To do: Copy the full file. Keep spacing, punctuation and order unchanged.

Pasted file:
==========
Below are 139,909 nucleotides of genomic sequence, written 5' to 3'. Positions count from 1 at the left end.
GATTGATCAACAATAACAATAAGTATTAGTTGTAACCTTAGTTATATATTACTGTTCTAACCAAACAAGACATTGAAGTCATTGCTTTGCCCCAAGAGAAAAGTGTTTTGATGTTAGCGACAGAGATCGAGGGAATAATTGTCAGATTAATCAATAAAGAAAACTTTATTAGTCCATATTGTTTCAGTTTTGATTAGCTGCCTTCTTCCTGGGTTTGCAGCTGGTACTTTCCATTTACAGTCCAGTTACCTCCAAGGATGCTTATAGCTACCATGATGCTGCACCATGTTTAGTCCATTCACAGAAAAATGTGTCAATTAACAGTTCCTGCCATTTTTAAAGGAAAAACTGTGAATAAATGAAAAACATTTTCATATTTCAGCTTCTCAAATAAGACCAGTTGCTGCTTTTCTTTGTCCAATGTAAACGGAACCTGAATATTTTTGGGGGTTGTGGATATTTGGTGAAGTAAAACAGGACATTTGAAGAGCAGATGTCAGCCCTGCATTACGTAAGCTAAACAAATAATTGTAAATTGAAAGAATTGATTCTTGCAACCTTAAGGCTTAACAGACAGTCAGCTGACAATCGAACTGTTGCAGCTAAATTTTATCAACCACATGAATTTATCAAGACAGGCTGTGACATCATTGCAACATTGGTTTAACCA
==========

Below are 139,909 nucleotides of genomic sequence, written 5' to 3'. Positions count from 1 at the left end.
GATTGATCAACAATAACAATAAGTATTAGTTGTAACCTTAGTTATATATTACTGTTCTAACCAAACAAGACATTGAAGTCATTGCTTTGCCCCAAGAGAAAAGTGTTTTGATGTTAGCGACAGAGATCGAGGGAATAATTGTCAGATTAATCAATAAAGAAAACTTTATTAGTCCATATTGTTTCAGTTTTGATTAGCTGCCTTCTTCCTGGGTTTGCAGCTGGTACTTTCCATTTACAGTCCAGTTACCTCCAAGGATGCTTATAGCTACCATGATGCTGCACCATGTTTAGTCCATTCACAGAAAAATGTGTCAATTAACAGTTCCTGCCATTTTTAAAGGAAAAACTGTGAATAAATGAAAAACATTTTCATATTTCAGCTTCTCAAATAAGACCAGTTGCTGCTTTTCTTTGTCCAATGTAAACGGAACCTGAATATTTTTGGGGGTTGTGGATATTTGGTGAAGTAAAACAGGACATTTGAAGAGCAGATGTCAGCCCTGCATTACGTAAGCTAAACAAATAATTGTAAATTGAAAGAATTGATTCTTGCAACCTTAAGGCTTAACAGACAGTCAGCTGACAATCGAACTGTTGCAGCTAAATTTTATCAACCACATGAATTTATCAAGACAGGCTGTGACATCATTGCAACATTGGTTTAACCA